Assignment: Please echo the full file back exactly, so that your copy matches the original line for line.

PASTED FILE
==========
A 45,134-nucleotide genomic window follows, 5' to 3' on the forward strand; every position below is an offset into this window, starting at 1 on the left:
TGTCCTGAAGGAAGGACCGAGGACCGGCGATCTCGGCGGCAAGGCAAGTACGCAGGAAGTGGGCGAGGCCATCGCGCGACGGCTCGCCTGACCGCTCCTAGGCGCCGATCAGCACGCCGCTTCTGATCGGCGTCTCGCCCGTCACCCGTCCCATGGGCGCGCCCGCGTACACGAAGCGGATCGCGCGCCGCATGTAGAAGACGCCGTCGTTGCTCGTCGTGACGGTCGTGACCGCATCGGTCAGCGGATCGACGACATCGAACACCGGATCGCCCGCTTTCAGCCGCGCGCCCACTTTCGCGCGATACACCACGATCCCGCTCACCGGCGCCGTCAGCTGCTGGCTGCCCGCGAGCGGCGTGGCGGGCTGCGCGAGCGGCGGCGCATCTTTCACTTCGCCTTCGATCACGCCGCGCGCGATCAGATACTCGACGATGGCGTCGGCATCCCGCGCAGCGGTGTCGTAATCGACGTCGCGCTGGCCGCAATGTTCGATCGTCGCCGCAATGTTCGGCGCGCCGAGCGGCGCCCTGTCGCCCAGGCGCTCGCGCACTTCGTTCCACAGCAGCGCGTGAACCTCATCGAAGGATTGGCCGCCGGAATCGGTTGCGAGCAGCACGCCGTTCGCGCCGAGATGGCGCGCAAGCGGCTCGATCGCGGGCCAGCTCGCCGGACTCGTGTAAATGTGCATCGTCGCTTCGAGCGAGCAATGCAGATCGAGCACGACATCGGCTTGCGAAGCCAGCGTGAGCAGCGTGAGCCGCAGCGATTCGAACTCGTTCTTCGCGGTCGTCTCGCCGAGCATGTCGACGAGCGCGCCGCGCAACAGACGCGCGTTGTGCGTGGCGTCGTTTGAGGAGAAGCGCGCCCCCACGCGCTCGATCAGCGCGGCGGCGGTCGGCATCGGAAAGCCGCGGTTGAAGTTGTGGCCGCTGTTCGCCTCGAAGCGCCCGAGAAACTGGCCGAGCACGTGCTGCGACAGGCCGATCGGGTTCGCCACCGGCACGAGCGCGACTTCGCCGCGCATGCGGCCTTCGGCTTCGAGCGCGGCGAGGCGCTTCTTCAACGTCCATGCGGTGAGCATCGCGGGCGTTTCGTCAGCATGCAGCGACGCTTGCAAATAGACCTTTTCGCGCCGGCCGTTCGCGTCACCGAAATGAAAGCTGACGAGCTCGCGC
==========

A 45,134-nucleotide genomic window follows, 5' to 3' on the forward strand; every position below is an offset into this window, starting at 1 on the left:
TGTCCTGAAGGAAGGACCGAGGACCGGCGATCTCGGCGGCAAGGCAAGTACGCAGGAAGTGGGCGAGGCCATCGCGCGACGGCTCGCCTGACCGCTCCTAGGCGCCGATCAGCACGCCGCTTCTGATCGGCGTCTCGCCCGTCACCCGTCCCATGGGCGCGCCCGCGTACACGAAGCGGATCGCGCGCCGCATGTAGAAGACGCCGTCGTTGCTCGTCGTGACGGTCGTGACCGCATCGGTCAGCGGATCGACGACATCGAACACCGGATCGCCCGCTTTCAGCCGCGCGCCCACTTTCGCGCGATACACCACGATCCCGCTCACCGGCGCCGTCAGCTGCTGGCTGCCCGCGAGCGGCGTGGCGGGCTGCGCGAGCGGCGGCGCATCTTTCACTTCGCCTTCGATCACGCCGCGCGCGATCAGATACTCGACGATGGCGTCGGCATCCCGCGCAGCGGTGTCGTAATCGACGTCGCGCTGGCCGCAATGTTCGATCGTCGCCGCAATGTTCGGCGCGCCGAGCGGCGCCCTGTCGCCCAGGCGCTCGCGCACTTCGTTCCACAGCAGCGCGTGAACCTCATCGAAGGATTGGCCGCCGGAATCGGTTGCGAGCAGCACGCCGTTCGCGCCGAGATGGCGCGCAAGCGGCTCGATCGCGGGCCAGCTCGCCGGACTCGTGTAAATGTGCATCGTCGCTTCGAGCGAGCAATGCAGATCGAGCACGACATCGGCTTGCGAAGCCAGCGTGAGCAGCGTGAGCCGCAGCGATTCGAACTCGTTCTTCGCGGTCGTCTCGCCGAGCATGTCGACGAGCGCGCCGCGCAACAGACGCGCGTTGTGCGTGGCGTCGTTTGAGGAGAAGCGCGCCCCCACGCGCTCGATCAGCGCGGCGGCGGTCGGCATCGGAAAGCCGCGGTTGAAGTTGTGGCCGCTGTTCGCCTCGAAGCGCCCGAGAAACTGGCCGAGCACGTGCTGCGACAGGCCGATCGGGTTCGCCACCGGCACGAGCGCGACTTCGCCGCGCATGCGGCCTTCGGCTTCGAGCGCGGCGAGGCGCTTCTTCAACGTCCATGCGGTGAGCATCGCGGGCGTTTCGTCAGCATGCAGCGACGCTTGCAAATAGACCTTTTCGCGCCGGCCGTTCGCGTCACCGAAATGAAAGCTGACGAGCTCGCGC